Breast Feeding versus Infant Formula in Sub-Saharan Africa

As part of its global efforts to reduce infant mortality worldwide, UNICEF has acknolwedged the importance of breastfeeding as a significant goal. UNICEF therefore endorses the Global Strategy on Infant and Young Child Feeding (IYCF) created by the World Health Organization (WHO).

Taking a rights-based approach, the Global Strategy claims that nutrition is a major “component of every childs right to the highest attainable standard of health, and every womans right to proper nutrition and to full information and appropriate conditions that will enable her to feed her child as she decides.” This claim inextricably supports the relationship between maternal and child health, as well as the fundamental role of health as a basis to expand human freedoms and capabilities. Early childhood nutrition is associated with child development later in life – which is cause for a focus on thier health and education from very early on. This raises, interestingly, the idea that human development and wellbeing as being basically reliant on health. Because poor nutrition, malnurishmount, disease, and illness can not only limit one’s societal productivity, but it can also hinder children from enjoying basic freedoms and leading healthy, and fulfilled lives.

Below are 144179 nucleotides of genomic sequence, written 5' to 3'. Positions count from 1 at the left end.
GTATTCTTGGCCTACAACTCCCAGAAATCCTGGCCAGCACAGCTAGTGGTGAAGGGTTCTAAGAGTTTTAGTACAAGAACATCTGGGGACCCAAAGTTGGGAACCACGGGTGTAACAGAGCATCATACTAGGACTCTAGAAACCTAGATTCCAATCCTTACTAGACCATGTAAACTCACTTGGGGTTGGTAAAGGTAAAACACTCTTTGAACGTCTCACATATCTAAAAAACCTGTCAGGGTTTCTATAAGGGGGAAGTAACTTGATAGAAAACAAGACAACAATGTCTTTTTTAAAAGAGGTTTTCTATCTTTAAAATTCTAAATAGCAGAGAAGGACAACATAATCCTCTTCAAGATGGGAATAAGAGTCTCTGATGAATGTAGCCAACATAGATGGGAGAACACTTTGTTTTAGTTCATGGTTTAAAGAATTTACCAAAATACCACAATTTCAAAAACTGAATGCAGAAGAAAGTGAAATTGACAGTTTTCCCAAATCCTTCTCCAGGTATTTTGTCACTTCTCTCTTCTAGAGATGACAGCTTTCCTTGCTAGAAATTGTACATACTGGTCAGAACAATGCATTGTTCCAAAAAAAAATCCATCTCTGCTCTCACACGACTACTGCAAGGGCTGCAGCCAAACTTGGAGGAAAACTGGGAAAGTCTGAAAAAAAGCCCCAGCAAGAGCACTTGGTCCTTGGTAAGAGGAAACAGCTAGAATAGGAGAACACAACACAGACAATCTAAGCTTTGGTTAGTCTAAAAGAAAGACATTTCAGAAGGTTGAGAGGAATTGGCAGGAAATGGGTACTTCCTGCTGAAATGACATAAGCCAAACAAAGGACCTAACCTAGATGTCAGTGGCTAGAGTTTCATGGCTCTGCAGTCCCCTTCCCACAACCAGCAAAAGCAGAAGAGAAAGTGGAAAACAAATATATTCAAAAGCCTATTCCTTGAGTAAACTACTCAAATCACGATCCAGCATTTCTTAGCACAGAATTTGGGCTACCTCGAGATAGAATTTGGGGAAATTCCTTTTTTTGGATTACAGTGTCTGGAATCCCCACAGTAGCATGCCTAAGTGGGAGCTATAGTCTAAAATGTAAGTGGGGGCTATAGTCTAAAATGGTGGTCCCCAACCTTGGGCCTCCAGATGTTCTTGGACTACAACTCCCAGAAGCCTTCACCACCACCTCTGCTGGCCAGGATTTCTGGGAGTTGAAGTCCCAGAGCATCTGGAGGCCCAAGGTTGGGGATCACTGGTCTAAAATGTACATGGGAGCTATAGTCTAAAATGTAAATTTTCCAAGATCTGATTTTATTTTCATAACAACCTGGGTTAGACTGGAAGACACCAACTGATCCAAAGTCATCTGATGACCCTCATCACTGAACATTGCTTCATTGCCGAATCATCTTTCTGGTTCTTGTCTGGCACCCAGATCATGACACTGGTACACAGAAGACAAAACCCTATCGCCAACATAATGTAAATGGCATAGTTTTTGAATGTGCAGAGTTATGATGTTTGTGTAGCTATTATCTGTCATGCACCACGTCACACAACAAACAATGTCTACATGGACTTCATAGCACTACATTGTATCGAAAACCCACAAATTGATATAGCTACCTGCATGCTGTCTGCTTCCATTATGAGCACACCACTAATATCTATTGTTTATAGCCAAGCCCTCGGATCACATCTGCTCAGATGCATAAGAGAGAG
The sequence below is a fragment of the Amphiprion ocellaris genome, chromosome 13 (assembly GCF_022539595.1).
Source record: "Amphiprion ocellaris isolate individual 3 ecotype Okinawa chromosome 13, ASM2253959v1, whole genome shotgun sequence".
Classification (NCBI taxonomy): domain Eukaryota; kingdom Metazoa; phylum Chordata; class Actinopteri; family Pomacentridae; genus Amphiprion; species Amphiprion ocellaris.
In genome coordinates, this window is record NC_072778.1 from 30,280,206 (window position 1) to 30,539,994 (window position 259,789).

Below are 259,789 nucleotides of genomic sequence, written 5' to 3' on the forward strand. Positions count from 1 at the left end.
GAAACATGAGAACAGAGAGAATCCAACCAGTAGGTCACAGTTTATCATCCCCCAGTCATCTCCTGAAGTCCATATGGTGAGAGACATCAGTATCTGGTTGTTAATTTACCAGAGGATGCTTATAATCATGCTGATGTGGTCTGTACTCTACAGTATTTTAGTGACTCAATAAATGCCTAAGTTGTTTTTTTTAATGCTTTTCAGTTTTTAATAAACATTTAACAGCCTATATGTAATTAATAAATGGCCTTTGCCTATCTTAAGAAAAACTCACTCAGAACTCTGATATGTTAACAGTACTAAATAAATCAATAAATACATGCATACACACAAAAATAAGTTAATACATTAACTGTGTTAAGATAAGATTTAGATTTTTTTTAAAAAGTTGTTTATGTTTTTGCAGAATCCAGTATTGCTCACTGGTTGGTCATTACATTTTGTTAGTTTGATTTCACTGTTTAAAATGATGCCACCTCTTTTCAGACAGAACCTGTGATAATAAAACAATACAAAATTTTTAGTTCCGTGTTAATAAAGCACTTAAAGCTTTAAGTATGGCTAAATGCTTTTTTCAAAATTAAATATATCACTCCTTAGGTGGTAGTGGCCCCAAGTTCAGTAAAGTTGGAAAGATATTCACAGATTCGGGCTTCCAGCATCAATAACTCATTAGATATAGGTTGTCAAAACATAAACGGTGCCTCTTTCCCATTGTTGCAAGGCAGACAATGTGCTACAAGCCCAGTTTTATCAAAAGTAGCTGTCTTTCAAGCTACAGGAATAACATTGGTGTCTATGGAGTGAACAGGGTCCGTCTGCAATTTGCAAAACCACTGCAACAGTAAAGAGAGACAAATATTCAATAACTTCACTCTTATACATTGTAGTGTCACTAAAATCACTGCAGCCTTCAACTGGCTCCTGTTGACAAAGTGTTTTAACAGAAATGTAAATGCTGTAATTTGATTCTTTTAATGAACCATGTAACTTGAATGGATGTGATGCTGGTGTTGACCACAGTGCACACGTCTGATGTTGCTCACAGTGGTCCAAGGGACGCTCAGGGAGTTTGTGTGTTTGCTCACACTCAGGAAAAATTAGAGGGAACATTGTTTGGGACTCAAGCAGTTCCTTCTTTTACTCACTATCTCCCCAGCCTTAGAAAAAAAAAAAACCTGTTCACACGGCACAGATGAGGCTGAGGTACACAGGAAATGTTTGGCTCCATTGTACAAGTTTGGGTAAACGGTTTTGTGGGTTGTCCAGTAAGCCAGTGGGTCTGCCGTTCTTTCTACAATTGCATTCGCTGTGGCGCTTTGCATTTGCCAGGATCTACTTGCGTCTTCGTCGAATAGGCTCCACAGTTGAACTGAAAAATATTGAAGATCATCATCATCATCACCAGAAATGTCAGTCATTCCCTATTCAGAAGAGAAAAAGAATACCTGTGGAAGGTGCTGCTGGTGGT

This paper focusses on Sub-Saharan Africa, the region with the highest infant mortality in the world. The author uses the rational choice model to explain the problem of decreased breast feeding in the region. Looking specifically at the options available to women in the region, the author compares breast feeding and infant formula in terms of the cost and benefit of such choices and the decisions made on the basis of beliefs and varying goals. The author also uses collective action theory to explain womens social behavior in Sub Saharan Africa, taking into consideration the environment of action, the choices that the decision makers would make in this environment, and the aggregate effect of these choices.

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